CIC says disclose inspection reports of apex cooperative banks as well
Moneylife Digital Team 16 November 2011

If there are certain irregularities in the working and functioning of such banks and institutions, the citizens certainly have a right to know about the same, Mr Gandhi said in his landmark judgement

In an unprecedented order, the Central Information Commissioner (CIC) Shailesh Gandhi has ruled that disclosure of inspection reports of apex co-operative banks of various states and Mumbai District Co-operative Bank must be shared with the public in a proactive manner. This kind of disclosure would certainly serve public interest, as mandated under Section 8(2) of the RTI Act, the CIC said.

Ruling out the public information officer's (PIO) contention that disclosing the inspection reports would prejudicially affect the economic interests of the Indian nation, the CIC said, "It is pertinent to mention that significant amounts of public funds are kept with institutions including co-operative banks which are regulated by the apex co-operative banks. Therefore, it is only logical that the public has a right to know about the functioning and working of such entities including any lapses in regulatory compliances."

"Merely because disclosure of such information may harm the economic interest of the state, this cannot be a reason for denial of information under the RTI Act. If there are certain irregularities in the working and functioning of such banks and institutions, the citizens certainly have a right to know about the same. The best check on arbitrariness, mistakes and corruption is transparency, which allows thousands of citizens to act as monitors of public interest. There must be transparency as regards such organisations so that citizens can make an informed choice about them," Mr Gandhi said in an order issued on 14 November 2011.

Mumbai-based Kishanlal Mittal has filed an application under the RTI Act asking for copies of inspection reports of apex cooperative banks of various states and Mumbai District Cooperative Bank from 2005. Mr Mittal also asked the National Bank for Agriculture and Rural Development (NABARD) to provide copies of all correspondences it had with Maharashtra state govt, the Reserve Bank of India (RBI) and any other agency of state or union government regarding Maharashtra State Cooperative bank from January 2010 onwards. He also sought confirmed and or draft minutes of meetings held by governing board and directors of NABARD from April 2007.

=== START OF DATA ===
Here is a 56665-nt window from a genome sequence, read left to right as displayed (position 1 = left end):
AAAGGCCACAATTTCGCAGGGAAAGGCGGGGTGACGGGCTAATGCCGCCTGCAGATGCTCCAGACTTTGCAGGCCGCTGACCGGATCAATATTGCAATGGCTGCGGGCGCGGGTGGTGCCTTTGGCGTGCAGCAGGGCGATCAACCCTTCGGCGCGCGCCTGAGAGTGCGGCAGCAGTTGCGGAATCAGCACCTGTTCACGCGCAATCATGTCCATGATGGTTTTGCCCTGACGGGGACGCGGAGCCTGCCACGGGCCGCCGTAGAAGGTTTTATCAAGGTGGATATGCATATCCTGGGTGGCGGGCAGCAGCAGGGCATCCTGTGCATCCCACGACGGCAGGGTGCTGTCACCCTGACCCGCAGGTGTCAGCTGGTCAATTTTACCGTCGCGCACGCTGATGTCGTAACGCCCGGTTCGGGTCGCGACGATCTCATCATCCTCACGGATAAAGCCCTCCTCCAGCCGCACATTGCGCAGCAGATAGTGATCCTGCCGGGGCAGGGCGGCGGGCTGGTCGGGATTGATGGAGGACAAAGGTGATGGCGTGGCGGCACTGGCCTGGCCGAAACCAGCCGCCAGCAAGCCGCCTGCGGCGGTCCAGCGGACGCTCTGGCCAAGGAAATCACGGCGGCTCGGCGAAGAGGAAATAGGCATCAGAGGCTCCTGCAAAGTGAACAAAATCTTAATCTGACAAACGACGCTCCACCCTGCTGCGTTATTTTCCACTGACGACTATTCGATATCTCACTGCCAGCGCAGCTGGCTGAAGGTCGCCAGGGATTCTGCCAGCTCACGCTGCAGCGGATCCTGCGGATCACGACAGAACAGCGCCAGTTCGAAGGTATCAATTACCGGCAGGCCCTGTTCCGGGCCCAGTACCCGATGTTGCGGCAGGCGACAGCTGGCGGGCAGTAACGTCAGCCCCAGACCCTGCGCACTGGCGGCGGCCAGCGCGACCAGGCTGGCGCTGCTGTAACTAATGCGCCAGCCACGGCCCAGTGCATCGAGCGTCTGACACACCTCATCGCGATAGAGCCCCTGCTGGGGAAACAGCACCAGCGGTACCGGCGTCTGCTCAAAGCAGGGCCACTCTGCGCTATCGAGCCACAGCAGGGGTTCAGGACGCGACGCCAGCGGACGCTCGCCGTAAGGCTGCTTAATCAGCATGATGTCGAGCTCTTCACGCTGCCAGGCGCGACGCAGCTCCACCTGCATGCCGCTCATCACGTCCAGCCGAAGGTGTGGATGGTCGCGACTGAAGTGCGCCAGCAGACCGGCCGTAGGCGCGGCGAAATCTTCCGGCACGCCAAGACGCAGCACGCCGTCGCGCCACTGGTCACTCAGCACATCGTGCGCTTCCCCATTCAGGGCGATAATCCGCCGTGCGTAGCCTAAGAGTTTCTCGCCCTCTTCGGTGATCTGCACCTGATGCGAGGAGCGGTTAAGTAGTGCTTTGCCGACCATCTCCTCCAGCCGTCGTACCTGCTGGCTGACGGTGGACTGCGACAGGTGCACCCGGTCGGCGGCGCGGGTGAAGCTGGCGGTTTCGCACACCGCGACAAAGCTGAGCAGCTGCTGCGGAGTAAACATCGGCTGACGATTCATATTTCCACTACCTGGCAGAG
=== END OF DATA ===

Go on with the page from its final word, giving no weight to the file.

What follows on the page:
The PIO of NABARD, in his reply said that information about inspection reports and its directors' meeting sought by Mr Mittal, are exempted under Sec8(1)(a) of the RTI Act 2005. Unsatisfied with this answer, Mr Mittal then approached the first appellate authority, which did not pass any order within the stipulated time. Mr Mittal then filed second appeal with the CIC.

In its order the CIC said, “The Appellant (Mr Mittal) has sought copies of inspection reports of apex co-operative banks of various states/Mumbai District Co-operative Bank from 2005 till date. At the outset, this Bench is unable to agree with the PIO that disclosing the said inspection report(s) would prejudicially affect the economic interests of the Indian Nation. Moreover, even if the information sought was exempt under Section 8(1)(a) of the RTI Act, this Bench is of the considered view that disclosure of inspection reports of apex co-operative banks of various states/Mumbai District Co-operative Bank must be shared with the public in a proactive manner. This kind of disclosure would certainly serve public interest, as mandated under Section 8(2) of the RTI Act."

Section 8 (2) of the RTI Act states, “Notwithstanding anything in the Official Secrets Act, 1923 nor any of  the exemptions permissible in accordance with sub-section (1), a public authority may allow access to information, if public interests in disclosure outweighs the harm to the protected interests”.

The fundamental rights of citizens, enshrined in the Constitution of India cannot be curbed on a mere apprehension of a public authority. The Supreme Court of India has recognized that the Right to Information is part of the fundamental right of citizens under Article 19 of the Constitution of the India. Any constraint on the fundamental rights of citizens has to be done with great care even by Parliament. "The exemptions under Section 8 and 9 of the RTI Act are the constraints put by Parliament and adjudicating bodies have to carefully consider whether the exemptions apply before denying any information under the RTI framework," Mr Gandhi remarked in his landmark judgement.

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Inspection reports of co-operative banks should be made public by RBI, rules CIC
 

Comments
MUNDLE UMESH
10 years ago
VERY GOOD DECISION TAKEN INTO THE PUBLIC INTREST.
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